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Windows Home Server, redefining the idea of RAID

May 16, 2009

Windows Home Server is a sort-of offshoot of Windows Server 2003 designed for home users. Yes, home users. But don’t let that give you the impression that this is a Disneyland vacation… Home Server has effectively “created” technologies that will easily revolutionize the entire IT industry, if Microsoft allows it to.

Drive Extender is at the heart of it all. Drive Extender is a sort of “file based RAID”. Unlike RAID, where the drives are merged and mirrored at the physical level, Drive Extender’s RAID works with files at the logical level. It puts all the files in one “place” using a “landing zone” (primary) drive that has links to all the files on the other drives. It places the actual file on another hard drive (volume) in the array, then creates a hardlink in the “landing zone” drive. So when you browse to the main drive, or the network share, you see all your files there, although the files in the folder may be stored on 5 different hard drives.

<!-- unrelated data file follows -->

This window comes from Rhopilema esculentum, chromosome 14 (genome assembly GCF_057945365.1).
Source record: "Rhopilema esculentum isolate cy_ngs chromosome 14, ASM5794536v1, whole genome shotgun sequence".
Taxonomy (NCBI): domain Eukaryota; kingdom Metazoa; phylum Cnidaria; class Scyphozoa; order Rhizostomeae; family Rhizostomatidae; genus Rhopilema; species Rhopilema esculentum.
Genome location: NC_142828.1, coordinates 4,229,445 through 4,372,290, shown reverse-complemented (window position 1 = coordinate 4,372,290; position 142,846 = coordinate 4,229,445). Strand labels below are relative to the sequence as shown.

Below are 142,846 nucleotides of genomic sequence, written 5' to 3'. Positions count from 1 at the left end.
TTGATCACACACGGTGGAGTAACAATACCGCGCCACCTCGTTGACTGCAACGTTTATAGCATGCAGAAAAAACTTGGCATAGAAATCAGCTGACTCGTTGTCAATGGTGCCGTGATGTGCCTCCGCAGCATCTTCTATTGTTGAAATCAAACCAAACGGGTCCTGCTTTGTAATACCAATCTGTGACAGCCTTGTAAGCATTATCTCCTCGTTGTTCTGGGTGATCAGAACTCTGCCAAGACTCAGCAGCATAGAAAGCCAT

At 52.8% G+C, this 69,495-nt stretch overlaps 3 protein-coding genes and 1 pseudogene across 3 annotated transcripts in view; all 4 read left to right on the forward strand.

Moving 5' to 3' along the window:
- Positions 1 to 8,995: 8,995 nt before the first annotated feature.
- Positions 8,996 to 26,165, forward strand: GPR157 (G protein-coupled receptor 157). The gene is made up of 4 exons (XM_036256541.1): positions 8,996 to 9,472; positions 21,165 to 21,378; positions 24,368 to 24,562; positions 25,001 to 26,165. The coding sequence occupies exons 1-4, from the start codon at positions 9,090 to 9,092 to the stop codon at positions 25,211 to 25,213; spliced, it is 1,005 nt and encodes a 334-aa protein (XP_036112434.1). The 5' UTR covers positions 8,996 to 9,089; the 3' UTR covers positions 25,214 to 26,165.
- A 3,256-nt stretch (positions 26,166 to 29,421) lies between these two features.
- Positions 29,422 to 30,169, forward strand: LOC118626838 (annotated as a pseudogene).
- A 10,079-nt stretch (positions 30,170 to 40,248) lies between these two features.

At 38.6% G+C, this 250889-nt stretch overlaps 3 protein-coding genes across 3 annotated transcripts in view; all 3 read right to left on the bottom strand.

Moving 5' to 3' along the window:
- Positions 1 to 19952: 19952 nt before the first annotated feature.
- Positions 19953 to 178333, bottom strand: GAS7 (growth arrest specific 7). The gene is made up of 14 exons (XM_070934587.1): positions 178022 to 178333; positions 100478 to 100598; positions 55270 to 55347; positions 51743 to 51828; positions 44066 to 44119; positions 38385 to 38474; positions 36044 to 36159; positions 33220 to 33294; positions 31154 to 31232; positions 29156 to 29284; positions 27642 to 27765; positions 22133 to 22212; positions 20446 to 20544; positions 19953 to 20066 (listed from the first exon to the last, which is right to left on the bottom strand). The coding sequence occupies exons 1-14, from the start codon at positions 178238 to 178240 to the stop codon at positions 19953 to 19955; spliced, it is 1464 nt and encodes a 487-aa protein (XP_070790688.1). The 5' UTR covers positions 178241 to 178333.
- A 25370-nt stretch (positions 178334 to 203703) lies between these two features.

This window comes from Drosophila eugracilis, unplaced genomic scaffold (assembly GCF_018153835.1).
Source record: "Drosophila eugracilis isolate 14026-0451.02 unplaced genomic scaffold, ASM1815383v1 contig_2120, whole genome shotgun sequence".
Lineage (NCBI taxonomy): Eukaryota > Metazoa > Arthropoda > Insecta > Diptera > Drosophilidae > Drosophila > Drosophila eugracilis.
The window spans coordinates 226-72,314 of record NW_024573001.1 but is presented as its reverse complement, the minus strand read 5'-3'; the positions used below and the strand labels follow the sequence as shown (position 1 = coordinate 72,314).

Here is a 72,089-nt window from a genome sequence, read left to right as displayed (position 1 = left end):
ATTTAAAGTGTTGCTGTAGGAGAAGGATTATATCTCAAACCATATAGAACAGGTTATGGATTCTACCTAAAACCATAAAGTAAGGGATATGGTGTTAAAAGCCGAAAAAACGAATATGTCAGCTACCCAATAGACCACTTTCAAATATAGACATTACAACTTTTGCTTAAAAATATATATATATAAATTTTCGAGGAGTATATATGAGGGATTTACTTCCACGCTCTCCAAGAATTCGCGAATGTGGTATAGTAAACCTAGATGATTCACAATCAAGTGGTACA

Oh, man, the implications this has… and they’re all good. First, imagine you were on a LAN and 100, maybe 1,000 people were accessing files on that share. With a standard RAID array, parts of each file are stored on all the drives – so… all the drive heads move in unison and there is no random-access benefit. Accessing more than one file simultaneously slows the system to a crawl. Well, with a Drive Extender RAID, all the files are stored on different drives. So there’s an excellent probability that the two files the people are accessing are located on different volumes, and there is no bottleneck at all as each drive reads the requested file.